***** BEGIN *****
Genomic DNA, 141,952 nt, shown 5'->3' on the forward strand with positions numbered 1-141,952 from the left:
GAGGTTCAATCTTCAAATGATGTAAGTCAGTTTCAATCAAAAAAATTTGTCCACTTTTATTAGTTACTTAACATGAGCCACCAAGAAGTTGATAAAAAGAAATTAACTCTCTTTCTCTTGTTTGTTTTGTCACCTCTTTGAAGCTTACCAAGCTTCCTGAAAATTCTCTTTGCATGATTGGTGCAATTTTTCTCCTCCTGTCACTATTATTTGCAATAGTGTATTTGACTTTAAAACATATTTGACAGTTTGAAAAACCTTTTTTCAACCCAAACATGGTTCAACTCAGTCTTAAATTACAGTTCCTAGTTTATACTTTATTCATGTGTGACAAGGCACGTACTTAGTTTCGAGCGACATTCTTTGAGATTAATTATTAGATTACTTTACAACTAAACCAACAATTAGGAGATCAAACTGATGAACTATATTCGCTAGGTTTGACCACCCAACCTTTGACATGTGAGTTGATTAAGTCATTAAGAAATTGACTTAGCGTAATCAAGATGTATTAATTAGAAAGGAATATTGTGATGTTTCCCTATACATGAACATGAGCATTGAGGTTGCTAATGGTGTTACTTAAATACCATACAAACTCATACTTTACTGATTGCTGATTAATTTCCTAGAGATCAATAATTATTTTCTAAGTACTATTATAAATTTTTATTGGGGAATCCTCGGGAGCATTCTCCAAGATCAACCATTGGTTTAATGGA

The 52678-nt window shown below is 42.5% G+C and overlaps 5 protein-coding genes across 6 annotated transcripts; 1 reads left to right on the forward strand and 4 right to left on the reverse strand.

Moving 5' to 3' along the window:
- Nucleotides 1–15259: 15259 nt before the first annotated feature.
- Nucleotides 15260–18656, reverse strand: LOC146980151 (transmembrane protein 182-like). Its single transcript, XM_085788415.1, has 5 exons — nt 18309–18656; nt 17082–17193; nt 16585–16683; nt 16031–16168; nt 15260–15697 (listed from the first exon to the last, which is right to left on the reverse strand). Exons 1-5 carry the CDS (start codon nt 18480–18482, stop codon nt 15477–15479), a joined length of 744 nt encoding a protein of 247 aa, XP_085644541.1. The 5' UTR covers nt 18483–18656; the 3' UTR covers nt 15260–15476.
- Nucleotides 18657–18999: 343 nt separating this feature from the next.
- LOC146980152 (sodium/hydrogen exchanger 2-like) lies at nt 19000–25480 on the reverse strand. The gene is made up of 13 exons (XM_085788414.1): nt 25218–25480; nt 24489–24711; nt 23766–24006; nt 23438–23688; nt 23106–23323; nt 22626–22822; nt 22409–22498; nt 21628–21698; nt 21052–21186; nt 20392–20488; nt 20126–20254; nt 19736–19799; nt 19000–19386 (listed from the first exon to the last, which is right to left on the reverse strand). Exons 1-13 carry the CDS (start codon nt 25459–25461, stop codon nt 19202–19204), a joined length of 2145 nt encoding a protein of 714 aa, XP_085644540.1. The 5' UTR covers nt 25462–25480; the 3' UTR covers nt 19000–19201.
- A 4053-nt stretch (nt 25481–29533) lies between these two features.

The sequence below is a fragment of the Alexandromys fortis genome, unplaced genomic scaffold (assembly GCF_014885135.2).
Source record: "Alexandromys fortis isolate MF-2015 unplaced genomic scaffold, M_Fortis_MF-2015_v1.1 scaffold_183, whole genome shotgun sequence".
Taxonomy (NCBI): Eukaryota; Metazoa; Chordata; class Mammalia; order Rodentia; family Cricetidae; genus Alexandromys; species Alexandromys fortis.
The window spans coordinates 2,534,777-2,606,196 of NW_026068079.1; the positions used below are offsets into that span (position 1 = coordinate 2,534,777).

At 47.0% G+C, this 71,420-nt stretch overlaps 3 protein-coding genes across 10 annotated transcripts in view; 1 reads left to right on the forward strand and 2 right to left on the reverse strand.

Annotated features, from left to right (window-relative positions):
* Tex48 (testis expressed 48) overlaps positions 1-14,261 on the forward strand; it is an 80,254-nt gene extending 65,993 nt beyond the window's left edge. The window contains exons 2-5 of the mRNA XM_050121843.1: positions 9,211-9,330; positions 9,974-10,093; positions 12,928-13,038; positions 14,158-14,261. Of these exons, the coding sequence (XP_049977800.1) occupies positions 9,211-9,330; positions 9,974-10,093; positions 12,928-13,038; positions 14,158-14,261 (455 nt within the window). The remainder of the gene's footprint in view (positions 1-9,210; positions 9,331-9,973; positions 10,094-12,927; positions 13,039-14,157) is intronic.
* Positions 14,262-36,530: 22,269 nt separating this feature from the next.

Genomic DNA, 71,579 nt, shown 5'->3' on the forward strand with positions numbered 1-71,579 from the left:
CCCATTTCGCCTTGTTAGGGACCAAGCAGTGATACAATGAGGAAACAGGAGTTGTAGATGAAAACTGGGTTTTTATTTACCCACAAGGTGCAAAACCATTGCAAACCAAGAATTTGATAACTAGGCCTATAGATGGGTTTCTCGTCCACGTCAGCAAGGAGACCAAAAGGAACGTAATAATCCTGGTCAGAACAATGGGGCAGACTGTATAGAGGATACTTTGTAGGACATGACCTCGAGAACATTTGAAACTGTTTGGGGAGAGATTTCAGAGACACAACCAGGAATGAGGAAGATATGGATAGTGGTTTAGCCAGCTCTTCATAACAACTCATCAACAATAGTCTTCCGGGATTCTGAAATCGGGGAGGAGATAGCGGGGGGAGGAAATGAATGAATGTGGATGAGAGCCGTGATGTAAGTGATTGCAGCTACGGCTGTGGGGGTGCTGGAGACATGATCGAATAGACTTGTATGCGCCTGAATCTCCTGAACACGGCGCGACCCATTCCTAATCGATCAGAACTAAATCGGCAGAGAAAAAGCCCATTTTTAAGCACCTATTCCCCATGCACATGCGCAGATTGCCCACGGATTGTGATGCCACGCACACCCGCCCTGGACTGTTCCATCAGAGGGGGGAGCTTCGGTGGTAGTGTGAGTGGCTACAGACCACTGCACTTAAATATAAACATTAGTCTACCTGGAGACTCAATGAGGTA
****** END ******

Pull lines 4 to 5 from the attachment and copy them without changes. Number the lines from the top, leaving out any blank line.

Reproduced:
Moving 5' to 3' along the window:
- Nucleotides 1–15259: 15259 nt before the first annotated feature.